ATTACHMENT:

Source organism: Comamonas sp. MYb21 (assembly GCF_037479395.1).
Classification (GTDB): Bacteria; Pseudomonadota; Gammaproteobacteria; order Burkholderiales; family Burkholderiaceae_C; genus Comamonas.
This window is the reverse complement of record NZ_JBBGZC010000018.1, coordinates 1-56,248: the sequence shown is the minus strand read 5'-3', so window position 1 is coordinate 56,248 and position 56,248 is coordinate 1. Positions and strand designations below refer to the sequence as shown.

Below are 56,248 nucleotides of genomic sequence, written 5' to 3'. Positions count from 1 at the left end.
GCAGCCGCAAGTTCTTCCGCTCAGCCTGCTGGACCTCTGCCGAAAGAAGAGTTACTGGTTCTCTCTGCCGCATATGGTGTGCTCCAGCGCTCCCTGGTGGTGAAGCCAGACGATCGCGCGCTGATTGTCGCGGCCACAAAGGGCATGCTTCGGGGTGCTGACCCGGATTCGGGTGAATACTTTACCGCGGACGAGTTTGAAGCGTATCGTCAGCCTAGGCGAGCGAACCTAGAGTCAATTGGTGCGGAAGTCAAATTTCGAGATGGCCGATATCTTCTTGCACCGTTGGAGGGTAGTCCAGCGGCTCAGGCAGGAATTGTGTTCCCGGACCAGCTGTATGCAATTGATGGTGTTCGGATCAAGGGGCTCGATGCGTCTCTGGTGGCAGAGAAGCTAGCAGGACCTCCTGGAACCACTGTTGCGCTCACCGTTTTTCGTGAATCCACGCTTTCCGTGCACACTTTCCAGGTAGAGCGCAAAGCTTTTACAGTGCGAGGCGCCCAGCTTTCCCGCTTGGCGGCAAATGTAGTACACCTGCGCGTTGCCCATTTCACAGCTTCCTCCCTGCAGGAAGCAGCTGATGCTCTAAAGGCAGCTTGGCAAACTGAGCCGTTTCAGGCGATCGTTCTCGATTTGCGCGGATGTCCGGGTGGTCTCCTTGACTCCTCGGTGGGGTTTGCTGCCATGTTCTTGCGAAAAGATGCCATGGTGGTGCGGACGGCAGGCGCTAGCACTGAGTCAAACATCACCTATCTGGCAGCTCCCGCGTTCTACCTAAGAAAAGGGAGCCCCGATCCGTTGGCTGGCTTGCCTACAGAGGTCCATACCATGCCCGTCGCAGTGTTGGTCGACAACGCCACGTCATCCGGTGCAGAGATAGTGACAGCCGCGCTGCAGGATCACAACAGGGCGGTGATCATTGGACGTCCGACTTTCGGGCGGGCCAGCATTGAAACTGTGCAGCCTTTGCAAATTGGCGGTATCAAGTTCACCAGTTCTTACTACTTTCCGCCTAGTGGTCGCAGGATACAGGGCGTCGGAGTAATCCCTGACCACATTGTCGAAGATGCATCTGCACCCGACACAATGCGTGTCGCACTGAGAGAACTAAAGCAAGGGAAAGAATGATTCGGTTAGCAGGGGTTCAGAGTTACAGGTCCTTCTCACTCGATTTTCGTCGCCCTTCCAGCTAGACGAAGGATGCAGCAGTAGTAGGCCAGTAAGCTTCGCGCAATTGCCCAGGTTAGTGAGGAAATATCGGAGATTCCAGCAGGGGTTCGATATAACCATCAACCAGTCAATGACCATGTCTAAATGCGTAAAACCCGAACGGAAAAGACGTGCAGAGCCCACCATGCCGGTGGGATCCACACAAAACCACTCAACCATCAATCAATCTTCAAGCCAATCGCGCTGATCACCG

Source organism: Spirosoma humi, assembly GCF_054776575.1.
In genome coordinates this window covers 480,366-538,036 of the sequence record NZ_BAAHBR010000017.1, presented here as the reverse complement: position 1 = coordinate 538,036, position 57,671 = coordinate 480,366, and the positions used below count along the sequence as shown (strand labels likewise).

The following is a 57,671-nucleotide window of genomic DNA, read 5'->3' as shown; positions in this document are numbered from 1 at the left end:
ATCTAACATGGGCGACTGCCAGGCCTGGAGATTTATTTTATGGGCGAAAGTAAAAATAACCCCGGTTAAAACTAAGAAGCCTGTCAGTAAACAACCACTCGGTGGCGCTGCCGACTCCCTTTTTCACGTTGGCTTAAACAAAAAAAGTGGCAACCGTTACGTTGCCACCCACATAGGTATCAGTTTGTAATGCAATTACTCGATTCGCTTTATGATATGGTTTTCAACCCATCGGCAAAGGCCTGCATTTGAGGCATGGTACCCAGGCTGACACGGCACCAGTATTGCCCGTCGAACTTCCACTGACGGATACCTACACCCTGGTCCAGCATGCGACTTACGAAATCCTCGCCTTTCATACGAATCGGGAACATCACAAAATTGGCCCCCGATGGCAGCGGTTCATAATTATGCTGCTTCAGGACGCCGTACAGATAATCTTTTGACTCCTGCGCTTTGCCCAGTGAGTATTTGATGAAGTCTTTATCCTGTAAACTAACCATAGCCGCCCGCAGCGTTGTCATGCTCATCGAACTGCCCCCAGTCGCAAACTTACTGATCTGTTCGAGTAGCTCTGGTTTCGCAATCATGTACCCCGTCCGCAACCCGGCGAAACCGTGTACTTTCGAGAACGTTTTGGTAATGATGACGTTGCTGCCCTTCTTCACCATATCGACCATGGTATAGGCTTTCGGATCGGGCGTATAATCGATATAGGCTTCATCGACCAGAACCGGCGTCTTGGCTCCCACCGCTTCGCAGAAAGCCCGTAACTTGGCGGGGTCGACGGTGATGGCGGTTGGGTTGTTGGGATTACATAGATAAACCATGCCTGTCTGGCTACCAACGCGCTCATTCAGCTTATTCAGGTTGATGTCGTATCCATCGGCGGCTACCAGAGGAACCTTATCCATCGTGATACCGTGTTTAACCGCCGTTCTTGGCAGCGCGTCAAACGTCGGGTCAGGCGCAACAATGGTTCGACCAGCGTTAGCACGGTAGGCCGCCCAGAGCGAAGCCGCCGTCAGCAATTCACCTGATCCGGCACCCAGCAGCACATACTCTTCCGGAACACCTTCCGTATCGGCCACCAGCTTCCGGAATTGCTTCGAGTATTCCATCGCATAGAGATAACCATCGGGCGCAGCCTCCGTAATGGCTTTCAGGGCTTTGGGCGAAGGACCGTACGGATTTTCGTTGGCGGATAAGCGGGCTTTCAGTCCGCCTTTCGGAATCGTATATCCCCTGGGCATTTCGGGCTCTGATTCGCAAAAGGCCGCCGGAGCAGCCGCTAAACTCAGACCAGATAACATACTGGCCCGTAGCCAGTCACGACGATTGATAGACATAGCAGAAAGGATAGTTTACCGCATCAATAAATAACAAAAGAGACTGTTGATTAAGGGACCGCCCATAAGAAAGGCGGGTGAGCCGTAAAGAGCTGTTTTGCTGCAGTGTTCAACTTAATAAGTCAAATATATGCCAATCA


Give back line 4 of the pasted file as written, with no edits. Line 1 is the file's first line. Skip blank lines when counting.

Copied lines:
Below are 56,248 nucleotides of genomic sequence, written 5' to 3'. Positions count from 1 at the left end.